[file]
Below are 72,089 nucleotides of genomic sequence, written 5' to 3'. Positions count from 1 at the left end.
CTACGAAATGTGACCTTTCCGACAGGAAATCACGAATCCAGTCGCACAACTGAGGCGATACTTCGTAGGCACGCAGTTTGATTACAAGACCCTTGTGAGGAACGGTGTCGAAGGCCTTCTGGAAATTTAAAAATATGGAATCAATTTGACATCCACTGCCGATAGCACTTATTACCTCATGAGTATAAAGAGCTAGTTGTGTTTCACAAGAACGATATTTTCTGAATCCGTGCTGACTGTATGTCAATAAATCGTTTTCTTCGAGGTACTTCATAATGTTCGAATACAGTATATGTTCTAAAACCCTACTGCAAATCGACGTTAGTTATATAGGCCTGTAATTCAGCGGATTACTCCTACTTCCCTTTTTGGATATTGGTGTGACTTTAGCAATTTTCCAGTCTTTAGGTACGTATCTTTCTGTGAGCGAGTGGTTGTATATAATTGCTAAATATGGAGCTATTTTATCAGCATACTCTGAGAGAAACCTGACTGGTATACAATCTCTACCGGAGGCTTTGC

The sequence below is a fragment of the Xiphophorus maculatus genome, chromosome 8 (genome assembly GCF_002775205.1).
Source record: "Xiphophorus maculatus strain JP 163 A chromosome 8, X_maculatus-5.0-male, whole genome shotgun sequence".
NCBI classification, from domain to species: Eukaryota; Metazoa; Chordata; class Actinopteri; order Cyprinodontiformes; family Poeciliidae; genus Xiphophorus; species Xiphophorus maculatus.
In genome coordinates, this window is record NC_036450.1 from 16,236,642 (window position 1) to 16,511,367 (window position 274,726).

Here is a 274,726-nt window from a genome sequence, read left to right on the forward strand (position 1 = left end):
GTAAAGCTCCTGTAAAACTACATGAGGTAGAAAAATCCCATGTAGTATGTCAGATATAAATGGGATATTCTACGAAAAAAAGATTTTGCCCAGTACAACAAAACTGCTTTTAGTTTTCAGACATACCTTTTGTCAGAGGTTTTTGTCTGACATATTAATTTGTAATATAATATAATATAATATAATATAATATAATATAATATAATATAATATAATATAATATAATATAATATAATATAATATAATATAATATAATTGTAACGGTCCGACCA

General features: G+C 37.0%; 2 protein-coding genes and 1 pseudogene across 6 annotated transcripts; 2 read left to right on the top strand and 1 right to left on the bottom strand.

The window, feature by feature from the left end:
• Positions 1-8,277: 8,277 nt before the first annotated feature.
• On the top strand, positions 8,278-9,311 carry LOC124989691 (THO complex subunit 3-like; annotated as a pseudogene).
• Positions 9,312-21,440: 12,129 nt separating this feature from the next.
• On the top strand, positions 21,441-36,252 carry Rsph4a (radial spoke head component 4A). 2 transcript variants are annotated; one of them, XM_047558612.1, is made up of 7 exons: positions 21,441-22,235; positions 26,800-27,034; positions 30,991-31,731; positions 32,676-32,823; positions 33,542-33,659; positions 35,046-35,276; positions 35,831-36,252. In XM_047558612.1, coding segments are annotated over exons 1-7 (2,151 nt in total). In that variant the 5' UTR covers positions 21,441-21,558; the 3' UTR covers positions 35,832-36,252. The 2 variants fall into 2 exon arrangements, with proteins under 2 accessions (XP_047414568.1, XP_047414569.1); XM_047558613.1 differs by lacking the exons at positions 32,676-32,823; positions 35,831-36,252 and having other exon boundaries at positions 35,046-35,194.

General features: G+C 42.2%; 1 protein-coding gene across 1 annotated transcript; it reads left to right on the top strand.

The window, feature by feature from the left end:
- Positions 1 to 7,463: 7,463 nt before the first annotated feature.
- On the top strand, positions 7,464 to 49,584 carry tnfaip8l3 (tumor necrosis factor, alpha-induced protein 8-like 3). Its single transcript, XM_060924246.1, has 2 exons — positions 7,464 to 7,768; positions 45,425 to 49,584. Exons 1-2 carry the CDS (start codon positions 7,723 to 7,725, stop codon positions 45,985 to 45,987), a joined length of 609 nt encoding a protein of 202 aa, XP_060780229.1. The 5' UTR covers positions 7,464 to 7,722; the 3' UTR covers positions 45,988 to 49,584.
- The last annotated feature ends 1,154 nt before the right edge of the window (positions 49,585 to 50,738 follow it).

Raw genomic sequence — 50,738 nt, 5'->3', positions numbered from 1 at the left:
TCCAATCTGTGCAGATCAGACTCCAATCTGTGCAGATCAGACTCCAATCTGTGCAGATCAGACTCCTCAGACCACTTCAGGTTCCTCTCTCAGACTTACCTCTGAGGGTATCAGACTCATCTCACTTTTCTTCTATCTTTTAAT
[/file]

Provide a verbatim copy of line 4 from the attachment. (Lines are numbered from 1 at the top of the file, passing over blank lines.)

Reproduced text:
Source record: "Xiphophorus maculatus strain JP 163 A chromosome 8, X_maculatus-5.0-male, whole genome shotgun sequence".